Japanese Prime Minister Shinzo Abe, who officially began his third consecutive term yesterday, said he believes North Korea is taking a "wait-and-see" approach amid a hiatus in its missile and nuclear tests.
But, with the verbal threats continuing unabated, Mr Abe vowed to rally the global community to tighten the screws on Pyongyang until it "asks to come back to the negotiation table promising to change their policies".
"All of its ballistic missile and nuclear development programmes must be abolished in an irreversible and verifiable manner," Mr Abe told a news conference last night, adding that history had shown the North to have "betrayed" Japan's goodwill.
Mr Abe, who is 63 and two years from becoming Japan's longest-serving prime minister, was re-elected by lawmakers at a special Diet session yesterday. The session runs for 39 days, and the Prime Minister is expected to make a policy speech on Nov 17.
Yesterday, Mr Abe reappointed his entire Cabinet, put in place in a reshuffle only three months ago, saying this was necessary for policy continuity.
The developments come just before a seminal visit by United States President Donald Trump on Sunday, in which North Korea is expected to be top of the agenda.
On Sept 15, North Korea fired a missile which flew over Hokkaido on its way into the Pacific Ocean. It was the second time a North Korean missile had flown over Japan in less than a month. The Japanese daily, Asahi, added to fears yesterday, reporting that radioactive material could reach Hokkaido if North Korea conducted a seventh nuclear test.
All of its ballistic missile and nuclear development programmes must be abolished in an irreversible and verifiable manner.
JAPANESE PRIME MINISTER SHINZO ABE, on putting an end to North Korea's missile and nuclear tests once and for all.
Mr Abe yesterday said Japan was in lockstep with the US, its staunch ally, and that he agreed with Mr Trump's position that all options were on the table in dealing with the North. And he added that they had won the backing of many countries.
The harsh security climate was a key thrust of Mr Abe's ruling Liberal Democratic Party as it won big in a general election on Oct 22.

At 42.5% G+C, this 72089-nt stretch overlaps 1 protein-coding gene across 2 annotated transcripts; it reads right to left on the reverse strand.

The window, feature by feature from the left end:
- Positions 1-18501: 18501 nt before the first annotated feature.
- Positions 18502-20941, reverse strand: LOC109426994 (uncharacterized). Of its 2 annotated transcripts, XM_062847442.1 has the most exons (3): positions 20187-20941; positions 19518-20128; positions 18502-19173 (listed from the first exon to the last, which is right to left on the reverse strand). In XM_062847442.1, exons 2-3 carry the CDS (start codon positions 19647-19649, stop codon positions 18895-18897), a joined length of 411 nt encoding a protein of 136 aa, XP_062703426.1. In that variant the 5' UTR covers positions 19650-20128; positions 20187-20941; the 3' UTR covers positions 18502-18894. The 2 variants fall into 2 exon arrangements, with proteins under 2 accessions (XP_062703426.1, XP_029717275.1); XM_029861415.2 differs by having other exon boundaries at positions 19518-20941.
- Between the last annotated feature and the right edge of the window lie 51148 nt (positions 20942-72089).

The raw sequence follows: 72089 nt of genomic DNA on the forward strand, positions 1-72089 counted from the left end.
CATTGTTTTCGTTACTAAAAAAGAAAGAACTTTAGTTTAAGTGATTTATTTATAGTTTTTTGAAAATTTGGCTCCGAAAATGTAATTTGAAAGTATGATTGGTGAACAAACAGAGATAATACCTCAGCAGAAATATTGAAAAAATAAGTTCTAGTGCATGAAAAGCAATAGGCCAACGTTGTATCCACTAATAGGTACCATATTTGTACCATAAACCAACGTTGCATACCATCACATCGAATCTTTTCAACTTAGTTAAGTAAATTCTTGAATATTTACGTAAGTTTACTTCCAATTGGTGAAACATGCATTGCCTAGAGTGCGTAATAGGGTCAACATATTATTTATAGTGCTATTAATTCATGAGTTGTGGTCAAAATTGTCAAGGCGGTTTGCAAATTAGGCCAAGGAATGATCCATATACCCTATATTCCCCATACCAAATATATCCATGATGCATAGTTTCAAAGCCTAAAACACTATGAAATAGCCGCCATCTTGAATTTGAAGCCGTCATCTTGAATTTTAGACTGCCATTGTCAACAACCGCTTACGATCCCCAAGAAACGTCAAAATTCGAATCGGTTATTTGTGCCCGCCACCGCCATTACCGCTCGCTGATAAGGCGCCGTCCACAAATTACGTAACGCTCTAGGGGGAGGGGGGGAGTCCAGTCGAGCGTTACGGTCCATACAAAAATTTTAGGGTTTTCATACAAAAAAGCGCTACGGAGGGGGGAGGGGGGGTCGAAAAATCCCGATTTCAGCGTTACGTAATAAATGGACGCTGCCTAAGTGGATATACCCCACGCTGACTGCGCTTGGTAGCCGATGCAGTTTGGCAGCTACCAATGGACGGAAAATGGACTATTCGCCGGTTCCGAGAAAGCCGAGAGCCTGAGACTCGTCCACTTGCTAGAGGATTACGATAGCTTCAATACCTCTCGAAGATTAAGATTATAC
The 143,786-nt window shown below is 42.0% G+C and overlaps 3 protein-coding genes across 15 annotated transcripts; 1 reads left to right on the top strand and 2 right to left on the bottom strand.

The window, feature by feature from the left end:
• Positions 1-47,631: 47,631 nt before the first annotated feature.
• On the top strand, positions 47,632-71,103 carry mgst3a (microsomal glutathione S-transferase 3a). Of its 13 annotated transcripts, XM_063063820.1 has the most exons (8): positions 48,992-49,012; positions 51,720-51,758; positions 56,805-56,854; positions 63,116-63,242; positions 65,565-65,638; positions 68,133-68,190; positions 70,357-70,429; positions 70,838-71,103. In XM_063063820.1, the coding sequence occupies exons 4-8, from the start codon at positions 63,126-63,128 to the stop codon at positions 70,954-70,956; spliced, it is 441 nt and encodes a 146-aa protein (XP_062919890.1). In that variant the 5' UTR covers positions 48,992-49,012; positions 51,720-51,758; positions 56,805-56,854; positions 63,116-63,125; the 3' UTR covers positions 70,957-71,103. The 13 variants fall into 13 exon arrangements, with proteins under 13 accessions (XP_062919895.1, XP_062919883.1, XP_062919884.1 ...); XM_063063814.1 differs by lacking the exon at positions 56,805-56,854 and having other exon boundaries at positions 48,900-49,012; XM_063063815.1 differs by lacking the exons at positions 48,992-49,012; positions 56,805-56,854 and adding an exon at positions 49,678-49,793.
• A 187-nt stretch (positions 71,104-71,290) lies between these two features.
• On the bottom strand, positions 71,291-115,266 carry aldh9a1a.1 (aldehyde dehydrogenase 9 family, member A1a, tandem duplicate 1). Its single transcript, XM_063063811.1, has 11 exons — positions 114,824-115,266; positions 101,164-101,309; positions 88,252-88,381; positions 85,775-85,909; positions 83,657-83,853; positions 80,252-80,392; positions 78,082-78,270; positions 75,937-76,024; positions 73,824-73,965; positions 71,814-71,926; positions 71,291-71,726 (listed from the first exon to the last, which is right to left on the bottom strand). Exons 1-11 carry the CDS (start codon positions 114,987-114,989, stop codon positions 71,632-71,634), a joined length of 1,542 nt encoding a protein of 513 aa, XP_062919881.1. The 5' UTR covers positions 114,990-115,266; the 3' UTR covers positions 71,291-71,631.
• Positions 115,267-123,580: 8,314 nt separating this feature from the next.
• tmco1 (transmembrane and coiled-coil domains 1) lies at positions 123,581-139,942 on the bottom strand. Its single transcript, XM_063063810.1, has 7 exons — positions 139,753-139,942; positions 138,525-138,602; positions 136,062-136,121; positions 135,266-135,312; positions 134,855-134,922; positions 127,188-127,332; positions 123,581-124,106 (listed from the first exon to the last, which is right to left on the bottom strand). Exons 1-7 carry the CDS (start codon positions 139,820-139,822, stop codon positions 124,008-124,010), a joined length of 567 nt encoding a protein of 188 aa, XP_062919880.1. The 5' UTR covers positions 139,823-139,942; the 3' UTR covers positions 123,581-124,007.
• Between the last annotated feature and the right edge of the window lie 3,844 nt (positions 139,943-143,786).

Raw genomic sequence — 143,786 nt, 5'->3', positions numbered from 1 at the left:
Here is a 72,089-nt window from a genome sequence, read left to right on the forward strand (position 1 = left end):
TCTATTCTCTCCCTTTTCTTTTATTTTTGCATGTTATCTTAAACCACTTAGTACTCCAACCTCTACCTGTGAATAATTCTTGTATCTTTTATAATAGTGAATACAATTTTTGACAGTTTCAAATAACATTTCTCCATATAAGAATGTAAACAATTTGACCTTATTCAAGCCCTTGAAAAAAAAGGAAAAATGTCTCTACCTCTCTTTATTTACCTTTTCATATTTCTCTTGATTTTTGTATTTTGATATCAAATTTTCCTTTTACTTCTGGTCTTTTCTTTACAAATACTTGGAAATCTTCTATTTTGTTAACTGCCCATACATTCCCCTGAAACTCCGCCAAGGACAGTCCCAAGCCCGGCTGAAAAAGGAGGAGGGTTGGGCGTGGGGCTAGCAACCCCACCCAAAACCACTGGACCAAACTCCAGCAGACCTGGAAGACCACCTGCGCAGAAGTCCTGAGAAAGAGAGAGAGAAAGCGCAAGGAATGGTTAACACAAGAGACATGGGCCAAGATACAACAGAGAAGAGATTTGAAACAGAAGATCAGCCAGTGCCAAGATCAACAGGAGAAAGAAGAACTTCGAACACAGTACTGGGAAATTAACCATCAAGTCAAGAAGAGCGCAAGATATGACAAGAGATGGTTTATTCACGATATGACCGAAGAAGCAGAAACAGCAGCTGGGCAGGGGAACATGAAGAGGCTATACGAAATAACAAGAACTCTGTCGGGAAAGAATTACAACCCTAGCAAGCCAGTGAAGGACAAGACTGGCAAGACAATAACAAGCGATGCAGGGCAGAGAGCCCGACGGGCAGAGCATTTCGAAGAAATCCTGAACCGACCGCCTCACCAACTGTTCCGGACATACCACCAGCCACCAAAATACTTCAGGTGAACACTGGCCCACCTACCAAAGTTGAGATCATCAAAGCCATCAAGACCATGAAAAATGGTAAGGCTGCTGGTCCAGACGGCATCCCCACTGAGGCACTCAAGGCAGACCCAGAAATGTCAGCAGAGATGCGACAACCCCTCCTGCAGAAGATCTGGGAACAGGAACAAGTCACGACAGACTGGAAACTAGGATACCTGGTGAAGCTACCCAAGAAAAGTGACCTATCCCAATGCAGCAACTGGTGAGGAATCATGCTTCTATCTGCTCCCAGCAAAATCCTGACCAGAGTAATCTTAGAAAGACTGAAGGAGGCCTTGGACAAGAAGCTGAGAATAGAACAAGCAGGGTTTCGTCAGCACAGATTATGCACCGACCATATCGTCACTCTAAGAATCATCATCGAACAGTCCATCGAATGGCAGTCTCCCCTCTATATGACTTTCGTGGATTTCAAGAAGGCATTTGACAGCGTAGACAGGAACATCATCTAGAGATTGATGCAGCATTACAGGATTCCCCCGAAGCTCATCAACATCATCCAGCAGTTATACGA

With coalition partner Komeito, the ruling bloc has a solid "super majority" in the Lower House with more than two-thirds of the 465 seats. It also controls over two-thirds of the Upper House, for which an election is not due until 2019.
Revising the Constitution, which Mr Abe has said he wants to do, requires the support of at least two-thirds of both Chambers of the Diet, and a majority vote in a public referendum.
When asked if he intended to strike as the winds were in his favour and hold a referendum by 2019, the Prime Minister responded by saying that his priority was to "work together across all political stripes to have constructive discussions".
He said his immediate priority was to compile a supplementary Budget for the fiscal year ending March next year, taking aim at Japan's lengthy childcare waiting lists, and promised more support for small and medium-sized enterprises that are the core of Japan's economy.
On top of that, a new policy package worth two trillion yen (S$23.8 billion) will be announced by early next month, Mr Abe said, centred on productivity and human resource development as the "wheels of our vehicle as we confront low birth rates and an ageing population".
He also took credit on the job front, saying efforts by the government and central bank had borne fruit. "We want to build a society where young people can create and build a good future with their own efforts," he said.
When asked if he intended to reappoint current Bank of Japan governor Haruhiko Kuroda when his five-year term expires in April next year, Mr Abe would only say: "It is still a completely blank slate."